For more on the heroine, pick up Entertainment Weekly’s The Ultimate Guide to Wonder Woman, featuring the cast and creators of the new film and the character’s long history, on sale now.
“She must never know the truth about what she is.”
Hippolyta’s words, uttered in a conspiratorial whisper in a scene from Wonder Woman, suggest that she’s concealing some- thing vitally important from her royal child. The single line of dialogue hints at one of the great questions at the center of the new film — namely, how will it treat Diana’s evolving creation myth?
When William Moulton Marston conceived the character, she was born as a miracle of love. Queen Hippolyte (later Hippolyta), longing for a child, molded a baby from clay, and the goddess Aphrodite brought the infant to life. That story stood for decades, until Brian Azzarello and Cliff Chiang dared to radically reimagine her background during their 2011-2014 run on the Wonder Woman comics. Shocked fans discovered in fact the illegitimate child of Hippolyta and Zeus, the king of the Greek gods, and plenty viewed the move as something close to a betrayal that robbed Diana of her purely feminine beginnings.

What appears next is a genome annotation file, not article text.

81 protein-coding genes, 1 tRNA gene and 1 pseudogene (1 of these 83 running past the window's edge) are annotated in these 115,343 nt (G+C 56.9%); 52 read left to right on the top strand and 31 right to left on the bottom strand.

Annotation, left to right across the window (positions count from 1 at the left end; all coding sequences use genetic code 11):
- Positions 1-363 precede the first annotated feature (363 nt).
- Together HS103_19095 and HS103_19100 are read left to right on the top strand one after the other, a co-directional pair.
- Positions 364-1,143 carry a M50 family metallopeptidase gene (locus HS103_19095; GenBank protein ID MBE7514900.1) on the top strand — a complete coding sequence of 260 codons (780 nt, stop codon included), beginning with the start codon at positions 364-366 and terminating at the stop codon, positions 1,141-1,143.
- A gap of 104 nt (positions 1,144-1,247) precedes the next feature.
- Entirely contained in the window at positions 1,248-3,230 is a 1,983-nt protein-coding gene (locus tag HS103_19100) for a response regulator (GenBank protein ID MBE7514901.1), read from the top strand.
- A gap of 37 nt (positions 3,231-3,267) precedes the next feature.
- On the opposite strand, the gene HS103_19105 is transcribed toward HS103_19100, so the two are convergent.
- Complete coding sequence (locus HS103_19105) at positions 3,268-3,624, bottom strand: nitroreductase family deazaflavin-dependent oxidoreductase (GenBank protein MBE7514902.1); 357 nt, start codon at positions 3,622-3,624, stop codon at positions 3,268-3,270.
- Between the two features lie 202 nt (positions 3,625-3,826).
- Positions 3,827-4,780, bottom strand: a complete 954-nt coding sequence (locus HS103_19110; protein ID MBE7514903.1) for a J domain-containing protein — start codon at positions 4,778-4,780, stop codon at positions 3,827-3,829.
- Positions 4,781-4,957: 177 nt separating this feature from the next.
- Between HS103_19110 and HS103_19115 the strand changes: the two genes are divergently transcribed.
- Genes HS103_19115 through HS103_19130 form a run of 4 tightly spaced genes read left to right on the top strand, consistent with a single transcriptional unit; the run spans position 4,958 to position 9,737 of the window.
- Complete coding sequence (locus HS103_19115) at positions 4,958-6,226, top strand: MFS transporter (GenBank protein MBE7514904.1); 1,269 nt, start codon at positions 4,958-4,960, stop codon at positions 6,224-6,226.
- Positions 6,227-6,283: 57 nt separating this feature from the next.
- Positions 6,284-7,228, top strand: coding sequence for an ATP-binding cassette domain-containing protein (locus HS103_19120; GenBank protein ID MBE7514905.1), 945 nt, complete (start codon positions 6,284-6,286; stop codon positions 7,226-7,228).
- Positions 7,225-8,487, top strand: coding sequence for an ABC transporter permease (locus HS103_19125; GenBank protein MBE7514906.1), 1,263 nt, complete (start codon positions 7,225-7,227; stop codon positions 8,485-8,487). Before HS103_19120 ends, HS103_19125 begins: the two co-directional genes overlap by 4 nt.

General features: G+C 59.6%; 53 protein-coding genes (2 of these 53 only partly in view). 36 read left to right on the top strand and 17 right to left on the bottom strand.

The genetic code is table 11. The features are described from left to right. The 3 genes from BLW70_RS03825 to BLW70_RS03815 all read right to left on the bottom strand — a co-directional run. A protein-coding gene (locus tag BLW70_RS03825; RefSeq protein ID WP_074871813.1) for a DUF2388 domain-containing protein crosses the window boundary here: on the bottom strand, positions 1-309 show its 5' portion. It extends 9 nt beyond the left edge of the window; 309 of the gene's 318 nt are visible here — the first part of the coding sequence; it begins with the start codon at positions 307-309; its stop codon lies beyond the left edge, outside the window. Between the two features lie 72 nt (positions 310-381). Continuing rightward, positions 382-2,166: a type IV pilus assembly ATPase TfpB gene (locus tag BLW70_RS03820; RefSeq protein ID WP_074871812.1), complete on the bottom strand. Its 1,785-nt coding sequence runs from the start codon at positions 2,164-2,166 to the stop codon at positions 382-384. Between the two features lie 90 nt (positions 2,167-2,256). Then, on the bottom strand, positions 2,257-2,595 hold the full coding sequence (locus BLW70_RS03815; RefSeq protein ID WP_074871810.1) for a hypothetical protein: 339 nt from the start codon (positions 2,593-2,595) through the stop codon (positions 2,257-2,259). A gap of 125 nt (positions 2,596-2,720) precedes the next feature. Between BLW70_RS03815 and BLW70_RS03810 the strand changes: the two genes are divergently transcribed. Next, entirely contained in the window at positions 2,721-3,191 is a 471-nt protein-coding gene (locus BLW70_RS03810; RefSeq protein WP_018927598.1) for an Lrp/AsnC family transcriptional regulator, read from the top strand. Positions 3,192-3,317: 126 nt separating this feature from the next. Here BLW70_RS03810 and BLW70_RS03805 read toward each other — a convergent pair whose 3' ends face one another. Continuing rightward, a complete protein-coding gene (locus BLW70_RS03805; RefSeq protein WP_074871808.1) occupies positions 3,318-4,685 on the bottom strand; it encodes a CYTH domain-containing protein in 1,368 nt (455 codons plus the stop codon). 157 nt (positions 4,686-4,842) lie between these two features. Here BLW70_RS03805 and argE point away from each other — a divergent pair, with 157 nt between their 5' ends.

But certain clues suggest that screenwriter Allan Heinberg might be hewing closely to that controversial revisionist history. For starters the lusty god is name-checked onscreen: “I have no father,” Gal Gadot’s Wonder Woman announces. “I was brought to life by Zeus.” What’s more, her powers explode with an untamed golden energy reminiscent of lightning, and her costume features an eagle — both symbols traditionally associated with Zeus.
From a storytelling point of view, deviating from the origin of Marston’s invention could offer several payoffs. Having Hippolyta betray Diana’s trust by lying about her heritage gives Wonder Woman a genuine source of angst and a considerable emotional obstacle to conquer. Learning a difficult truth about one’s own past is a time-tested character builder — heroes from Superman to Luke Skywalker have had to grapple with discovering life-changing news about their parentage and find ways to move forward.
It also strengthens Wonder Woman’s ties to Greek mythology. If she is Zeus’s offspring, that would make her a half sister to Aphrodite and Hercules (and to Artemis, the Greek equivalent of the Roman hunting goddess, Diana).
The significance of Wonder Woman as a (half-) divine entity might well go beyond that too, as far as DC’s future movies are concerned. Among the best-loved Justice League comics are writer Grant Morrison’s late-’90s run, which presented the League’s members as analogues to the Greek pantheon. It’s easy to see how that framework would fit the lineup for the Justice League movie due later this year: Aquaman as Poseidon of the oceans; Cyborg as the maker Hephaestus; the Flash as the speedster Hermes.
Justice League’s villain could offer the final clue: Steppenwolf, who will be played by Ciarán Hinds, first appeared in Jack Kirby’s early-’70s comics series New Gods.
Who better than the daughter of one of the oldest gods to help oppose the new?